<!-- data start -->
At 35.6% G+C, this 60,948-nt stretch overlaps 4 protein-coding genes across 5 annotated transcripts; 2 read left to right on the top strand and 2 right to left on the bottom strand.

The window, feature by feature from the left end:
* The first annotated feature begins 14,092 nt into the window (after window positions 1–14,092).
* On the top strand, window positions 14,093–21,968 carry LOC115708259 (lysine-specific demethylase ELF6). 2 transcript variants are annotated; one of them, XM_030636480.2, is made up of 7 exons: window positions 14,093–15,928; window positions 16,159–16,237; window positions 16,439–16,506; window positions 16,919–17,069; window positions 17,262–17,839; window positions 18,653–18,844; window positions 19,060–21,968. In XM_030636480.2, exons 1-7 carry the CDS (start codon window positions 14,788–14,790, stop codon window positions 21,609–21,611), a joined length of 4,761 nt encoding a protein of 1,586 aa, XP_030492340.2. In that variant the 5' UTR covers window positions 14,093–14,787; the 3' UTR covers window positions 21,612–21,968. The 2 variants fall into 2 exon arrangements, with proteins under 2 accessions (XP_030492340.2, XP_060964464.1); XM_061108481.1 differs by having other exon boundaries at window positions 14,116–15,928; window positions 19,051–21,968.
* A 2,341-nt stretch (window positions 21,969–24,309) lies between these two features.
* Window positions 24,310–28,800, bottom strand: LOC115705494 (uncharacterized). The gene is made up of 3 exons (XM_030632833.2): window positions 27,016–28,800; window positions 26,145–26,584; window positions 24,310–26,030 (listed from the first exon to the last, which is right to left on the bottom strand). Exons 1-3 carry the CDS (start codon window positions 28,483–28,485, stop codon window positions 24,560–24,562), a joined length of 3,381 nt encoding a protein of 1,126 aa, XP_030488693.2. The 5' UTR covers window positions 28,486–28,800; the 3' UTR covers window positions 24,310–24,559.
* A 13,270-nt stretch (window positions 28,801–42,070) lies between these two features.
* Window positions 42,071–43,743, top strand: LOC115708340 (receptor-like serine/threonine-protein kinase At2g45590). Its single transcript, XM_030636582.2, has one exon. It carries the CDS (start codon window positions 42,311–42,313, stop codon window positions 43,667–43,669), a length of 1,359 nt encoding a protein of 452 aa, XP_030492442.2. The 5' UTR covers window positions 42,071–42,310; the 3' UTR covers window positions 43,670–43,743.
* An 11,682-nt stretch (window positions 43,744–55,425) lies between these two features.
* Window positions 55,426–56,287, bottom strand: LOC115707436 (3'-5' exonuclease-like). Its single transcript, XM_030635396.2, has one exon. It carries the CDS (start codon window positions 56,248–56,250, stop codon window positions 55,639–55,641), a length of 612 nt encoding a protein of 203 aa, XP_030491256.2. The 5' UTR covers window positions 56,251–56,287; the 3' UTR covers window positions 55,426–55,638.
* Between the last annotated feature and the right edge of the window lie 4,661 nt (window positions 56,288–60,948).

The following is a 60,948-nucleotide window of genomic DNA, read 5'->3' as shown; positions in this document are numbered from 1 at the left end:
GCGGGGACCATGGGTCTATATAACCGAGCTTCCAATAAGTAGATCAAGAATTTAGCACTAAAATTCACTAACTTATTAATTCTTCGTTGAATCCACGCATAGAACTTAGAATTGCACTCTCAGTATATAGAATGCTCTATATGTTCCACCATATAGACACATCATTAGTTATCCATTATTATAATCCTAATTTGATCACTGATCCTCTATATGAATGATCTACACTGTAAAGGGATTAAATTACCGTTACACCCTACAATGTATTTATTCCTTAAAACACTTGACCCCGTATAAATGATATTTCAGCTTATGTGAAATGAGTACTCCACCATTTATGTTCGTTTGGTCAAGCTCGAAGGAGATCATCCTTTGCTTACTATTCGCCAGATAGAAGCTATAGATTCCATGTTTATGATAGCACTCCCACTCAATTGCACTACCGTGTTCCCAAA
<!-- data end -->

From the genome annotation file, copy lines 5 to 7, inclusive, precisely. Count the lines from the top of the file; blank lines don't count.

* A 2,341-nt stretch (window positions 21,969–24,309) lies between these two features.
* Window positions 24,310–28,800, bottom strand: LOC115705494 (uncharacterized). The gene is made up of 3 exons (XM_030632833.2): window positions 27,016–28,800; window positions 26,145–26,584; window positions 24,310–26,030 (listed from the first exon to the last, which is right to left on the bottom strand). Exons 1-3 carry the CDS (start codon window positions 28,483–28,485, stop codon window positions 24,560–24,562), a joined length of 3,381 nt encoding a protein of 1,126 aa, XP_030488693.2. The 5' UTR covers window positions 28,486–28,800; the 3' UTR covers window positions 24,310–24,559.
* A 13,270-nt stretch (window positions 28,801–42,070) lies between these two features.